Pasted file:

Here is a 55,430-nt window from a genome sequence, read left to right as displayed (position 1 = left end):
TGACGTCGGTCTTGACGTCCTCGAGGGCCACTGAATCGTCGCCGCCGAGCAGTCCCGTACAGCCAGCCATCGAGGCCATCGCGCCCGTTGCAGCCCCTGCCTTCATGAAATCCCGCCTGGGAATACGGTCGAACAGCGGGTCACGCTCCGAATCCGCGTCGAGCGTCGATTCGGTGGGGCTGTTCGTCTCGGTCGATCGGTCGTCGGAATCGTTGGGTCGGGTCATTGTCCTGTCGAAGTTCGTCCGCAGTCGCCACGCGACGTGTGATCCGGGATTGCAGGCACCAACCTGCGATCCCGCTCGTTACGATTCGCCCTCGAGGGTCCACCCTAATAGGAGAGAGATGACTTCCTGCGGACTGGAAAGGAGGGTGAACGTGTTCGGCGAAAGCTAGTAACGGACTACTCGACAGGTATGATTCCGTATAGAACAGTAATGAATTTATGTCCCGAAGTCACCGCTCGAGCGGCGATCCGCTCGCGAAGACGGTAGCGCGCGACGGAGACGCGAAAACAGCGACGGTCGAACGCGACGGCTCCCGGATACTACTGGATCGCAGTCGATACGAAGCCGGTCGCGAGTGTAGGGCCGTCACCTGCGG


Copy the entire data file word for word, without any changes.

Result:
Here is a 55,430-nt window from a genome sequence, read left to right as displayed (position 1 = left end):
TGACGTCGGTCTTGACGTCCTCGAGGGCCACTGAATCGTCGCCGCCGAGCAGTCCCGTACAGCCAGCCATCGAGGCCATCGCGCCCGTTGCAGCCCCTGCCTTCATGAAATCCCGCCTGGGAATACGGTCGAACAGCGGGTCACGCTCCGAATCCGCGTCGAGCGTCGATTCGGTGGGGCTGTTCGTCTCGGTCGATCGGTCGTCGGAATCGTTGGGTCGGGTCATTGTCCTGTCGAAGTTCGTCCGCAGTCGCCACGCGACGTGTGATCCGGGATTGCAGGCACCAACCTGCGATCCCGCTCGTTACGATTCGCCCTCGAGGGTCCACCCTAATAGGAGAGAGATGACTTCCTGCGGACTGGAAAGGAGGGTGAACGTGTTCGGCGAAAGCTAGTAACGGACTACTCGACAGGTATGATTCCGTATAGAACAGTAATGAATTTATGTCCCGAAGTCACCGCTCGAGCGGCGATCCGCTCGCGAAGACGGTAGCGCGCGACGGAGACGCGAAAACAGCGACGGTCGAACGCGACGGCTCCCGGATACTACTGGATCGCAGTCGATACGAAGCCGGTCGCGAGTGTAGGGCCGTCACCTGCGG